From Dave Farland:
When you look at novels carefully, you will notice that the bestselling books of all time are usually big “doorstoppers.” In each genre, we see this pattern.
When the novel Dune was published, it was rejected by every publisher in the business until a company that sold engine books illustrating engine parts (so that you could easily order parts for repairs) decided to publish the novel. It became the bestselling science fiction novel of all time.
A Tale of Two Cities was rejected by so many publishers, the author finally published it himself with the help of an investor—and it became the bestselling mainstream book in English for the next 150 years.
With Harry Potter, the twelve largest publishers in the world rejected it because it was “too big” for Middle Grade readers. It has since gone on to sell 500 million copies and become the bestselling Middle Grade novel of all time.
Yet as authors, we are told over and over again to write skinnier novels. My editor at Tor used to try to cut every novel down to under 130,000 words. I like to write them a bit closer to 200,000.
I’ve heard several reasons why we should write skinny novels.
- Publishers complain that paper costs are usually steep enough so that if you have too many pages, it’s hard to get customers to pay the higher price required for a big book. I recall one publisher complaining of a bestselling novel by Robert Jordan—“We’re selling millions of them, but we are wondering if we’re losing money on every book we sell, with today’s paper prices being so high.”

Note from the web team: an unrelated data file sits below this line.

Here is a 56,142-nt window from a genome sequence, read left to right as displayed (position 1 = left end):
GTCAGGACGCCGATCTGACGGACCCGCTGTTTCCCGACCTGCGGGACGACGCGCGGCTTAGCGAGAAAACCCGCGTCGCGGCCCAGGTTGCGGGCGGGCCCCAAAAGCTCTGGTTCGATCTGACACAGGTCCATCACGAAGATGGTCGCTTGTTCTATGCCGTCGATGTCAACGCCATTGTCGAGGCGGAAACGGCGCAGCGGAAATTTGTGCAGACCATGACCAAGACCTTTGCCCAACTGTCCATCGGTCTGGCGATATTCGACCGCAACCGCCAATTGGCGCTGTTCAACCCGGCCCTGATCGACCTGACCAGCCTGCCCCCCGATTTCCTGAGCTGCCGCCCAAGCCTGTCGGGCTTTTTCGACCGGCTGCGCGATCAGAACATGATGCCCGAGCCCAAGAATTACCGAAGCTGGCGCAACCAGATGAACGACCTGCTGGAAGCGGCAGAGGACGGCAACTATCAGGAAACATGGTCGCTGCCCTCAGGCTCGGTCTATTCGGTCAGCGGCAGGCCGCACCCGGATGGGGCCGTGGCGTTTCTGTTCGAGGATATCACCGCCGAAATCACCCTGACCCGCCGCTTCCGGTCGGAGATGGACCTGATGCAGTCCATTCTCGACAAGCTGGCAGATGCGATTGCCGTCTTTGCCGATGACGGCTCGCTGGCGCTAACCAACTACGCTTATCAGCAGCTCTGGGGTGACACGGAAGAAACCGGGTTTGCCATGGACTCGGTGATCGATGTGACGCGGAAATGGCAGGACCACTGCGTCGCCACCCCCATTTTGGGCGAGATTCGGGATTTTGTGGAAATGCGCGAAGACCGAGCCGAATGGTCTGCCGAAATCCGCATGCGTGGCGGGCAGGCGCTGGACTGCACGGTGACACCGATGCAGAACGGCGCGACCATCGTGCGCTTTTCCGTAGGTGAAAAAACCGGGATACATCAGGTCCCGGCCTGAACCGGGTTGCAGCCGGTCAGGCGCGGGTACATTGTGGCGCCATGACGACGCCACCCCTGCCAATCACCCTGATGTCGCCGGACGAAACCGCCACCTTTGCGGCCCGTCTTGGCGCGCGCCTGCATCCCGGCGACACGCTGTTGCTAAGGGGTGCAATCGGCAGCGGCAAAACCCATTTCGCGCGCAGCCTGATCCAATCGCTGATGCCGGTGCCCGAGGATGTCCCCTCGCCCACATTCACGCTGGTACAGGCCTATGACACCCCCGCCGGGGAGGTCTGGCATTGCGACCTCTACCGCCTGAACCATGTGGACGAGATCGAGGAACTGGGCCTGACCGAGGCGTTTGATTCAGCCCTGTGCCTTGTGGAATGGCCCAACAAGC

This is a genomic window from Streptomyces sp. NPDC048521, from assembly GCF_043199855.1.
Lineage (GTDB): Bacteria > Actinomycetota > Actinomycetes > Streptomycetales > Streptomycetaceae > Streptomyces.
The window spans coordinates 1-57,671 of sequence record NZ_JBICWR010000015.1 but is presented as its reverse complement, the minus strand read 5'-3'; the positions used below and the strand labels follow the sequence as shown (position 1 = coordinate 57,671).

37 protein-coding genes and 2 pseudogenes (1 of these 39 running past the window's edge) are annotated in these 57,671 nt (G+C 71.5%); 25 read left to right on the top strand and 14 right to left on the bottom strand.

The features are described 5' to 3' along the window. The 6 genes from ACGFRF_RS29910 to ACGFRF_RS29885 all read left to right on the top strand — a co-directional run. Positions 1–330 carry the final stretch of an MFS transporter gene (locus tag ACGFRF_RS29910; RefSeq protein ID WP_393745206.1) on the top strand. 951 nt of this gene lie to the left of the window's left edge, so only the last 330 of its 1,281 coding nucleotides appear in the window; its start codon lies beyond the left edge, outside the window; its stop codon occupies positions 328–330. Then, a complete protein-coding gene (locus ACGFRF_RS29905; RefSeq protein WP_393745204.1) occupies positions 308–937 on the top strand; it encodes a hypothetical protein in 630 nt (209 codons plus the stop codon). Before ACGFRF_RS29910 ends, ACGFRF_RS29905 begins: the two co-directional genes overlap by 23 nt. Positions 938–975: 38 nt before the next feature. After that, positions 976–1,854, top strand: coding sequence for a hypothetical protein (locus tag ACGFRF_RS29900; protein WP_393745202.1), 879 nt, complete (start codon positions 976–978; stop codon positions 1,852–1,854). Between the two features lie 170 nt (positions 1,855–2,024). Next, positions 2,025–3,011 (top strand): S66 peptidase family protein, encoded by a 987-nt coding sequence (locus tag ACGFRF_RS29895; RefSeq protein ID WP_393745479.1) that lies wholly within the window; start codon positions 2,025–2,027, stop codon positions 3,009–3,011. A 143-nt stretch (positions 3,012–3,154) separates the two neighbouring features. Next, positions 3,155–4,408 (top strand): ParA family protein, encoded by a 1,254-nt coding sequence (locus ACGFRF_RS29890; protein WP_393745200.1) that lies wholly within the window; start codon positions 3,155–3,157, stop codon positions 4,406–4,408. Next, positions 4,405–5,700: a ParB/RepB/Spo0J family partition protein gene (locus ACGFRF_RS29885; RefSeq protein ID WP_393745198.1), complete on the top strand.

- One editor pointed out that with fat books, there are only a couple of binderies in the US that can handle a book that holds over 400 pages, so they are tougher to make. Indeed, with mass-market paperbacks, we didn’t have glue that would bind 600-page books together until the mid-1980s.
- Booksellers like Barnes & Noble often complained to publishers that fat books were unprofitable because they took up so much space on the racks. In fact, the US’s largest bookseller warned publishers that they would refuse to take fat books if the publishers kept printing them.
Yet people keep reading fat books.
. . . .
When Tolkien wrote Lord of the Rings, he intentionally wrote a “long book.” I believe that he understood the effect that he was trying to achieve. In the 1950s, he taught a class at Oxford where he discussed the importance of telling stories from multiple narrators so that an author could create a “dreamlike state” as quickly as possible.
So when he wrote LOTR, he imagined it as one huge novel. He typed it up and sent it to his publisher in an orange crate because, back then, orange crates were made of wood and were sturdy enough to hold his 2000-page manuscript.
The publisher looked at it and declared it an “act of genius,” but worried that they’d lose money on it.
So they broke it into three pieces and sold it as a “trilogy”. Suddenly, authors could write longer narratives so long as we kept them in a series.
Link to the rest at Dave Farland